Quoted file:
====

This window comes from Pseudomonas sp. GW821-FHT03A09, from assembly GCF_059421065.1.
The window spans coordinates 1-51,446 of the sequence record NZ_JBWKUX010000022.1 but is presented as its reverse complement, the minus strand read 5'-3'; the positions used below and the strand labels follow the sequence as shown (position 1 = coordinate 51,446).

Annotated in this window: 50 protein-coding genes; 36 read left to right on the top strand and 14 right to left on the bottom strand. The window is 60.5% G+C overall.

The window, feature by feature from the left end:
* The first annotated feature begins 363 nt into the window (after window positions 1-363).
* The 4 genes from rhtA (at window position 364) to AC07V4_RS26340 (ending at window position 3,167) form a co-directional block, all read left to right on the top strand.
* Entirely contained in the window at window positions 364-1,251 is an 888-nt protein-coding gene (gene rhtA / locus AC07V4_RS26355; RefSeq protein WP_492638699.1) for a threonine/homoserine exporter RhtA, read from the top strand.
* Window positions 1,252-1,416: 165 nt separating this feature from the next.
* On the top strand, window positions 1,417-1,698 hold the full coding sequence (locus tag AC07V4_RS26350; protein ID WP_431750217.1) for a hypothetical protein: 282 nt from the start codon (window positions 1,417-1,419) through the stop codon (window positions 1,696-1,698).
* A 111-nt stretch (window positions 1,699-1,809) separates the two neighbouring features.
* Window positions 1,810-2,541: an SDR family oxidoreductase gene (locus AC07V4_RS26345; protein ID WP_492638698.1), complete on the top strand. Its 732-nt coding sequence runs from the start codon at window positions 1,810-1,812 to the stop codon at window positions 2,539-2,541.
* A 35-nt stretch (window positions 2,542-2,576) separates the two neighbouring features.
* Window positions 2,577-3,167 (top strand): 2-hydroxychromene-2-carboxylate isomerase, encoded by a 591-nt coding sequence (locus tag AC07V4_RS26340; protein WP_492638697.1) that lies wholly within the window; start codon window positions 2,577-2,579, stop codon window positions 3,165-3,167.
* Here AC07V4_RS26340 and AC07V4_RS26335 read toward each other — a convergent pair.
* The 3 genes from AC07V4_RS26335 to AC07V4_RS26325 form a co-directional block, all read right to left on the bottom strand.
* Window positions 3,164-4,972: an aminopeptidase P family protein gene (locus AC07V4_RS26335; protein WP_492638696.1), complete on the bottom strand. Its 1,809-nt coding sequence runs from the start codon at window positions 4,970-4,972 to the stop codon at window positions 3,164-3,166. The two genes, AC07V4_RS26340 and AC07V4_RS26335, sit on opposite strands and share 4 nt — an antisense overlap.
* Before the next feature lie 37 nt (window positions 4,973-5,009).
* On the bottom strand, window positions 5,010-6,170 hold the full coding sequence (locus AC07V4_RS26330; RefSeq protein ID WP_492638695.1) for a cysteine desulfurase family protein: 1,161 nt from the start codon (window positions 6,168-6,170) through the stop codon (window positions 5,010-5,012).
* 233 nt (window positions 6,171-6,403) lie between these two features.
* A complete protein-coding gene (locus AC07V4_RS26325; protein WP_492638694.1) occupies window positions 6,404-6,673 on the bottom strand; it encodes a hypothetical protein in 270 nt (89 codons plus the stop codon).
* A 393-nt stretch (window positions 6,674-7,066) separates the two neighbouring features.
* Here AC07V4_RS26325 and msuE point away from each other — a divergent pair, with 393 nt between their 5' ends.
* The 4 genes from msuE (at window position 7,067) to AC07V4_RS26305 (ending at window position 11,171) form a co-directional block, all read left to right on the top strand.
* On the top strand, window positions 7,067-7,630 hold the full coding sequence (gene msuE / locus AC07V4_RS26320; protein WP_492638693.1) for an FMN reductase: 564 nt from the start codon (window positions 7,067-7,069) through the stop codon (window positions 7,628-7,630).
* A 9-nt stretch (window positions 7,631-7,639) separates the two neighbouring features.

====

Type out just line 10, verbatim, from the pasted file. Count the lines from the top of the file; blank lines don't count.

* A 111-nt stretch (window positions 1,699-1,809) separates the two neighbouring features.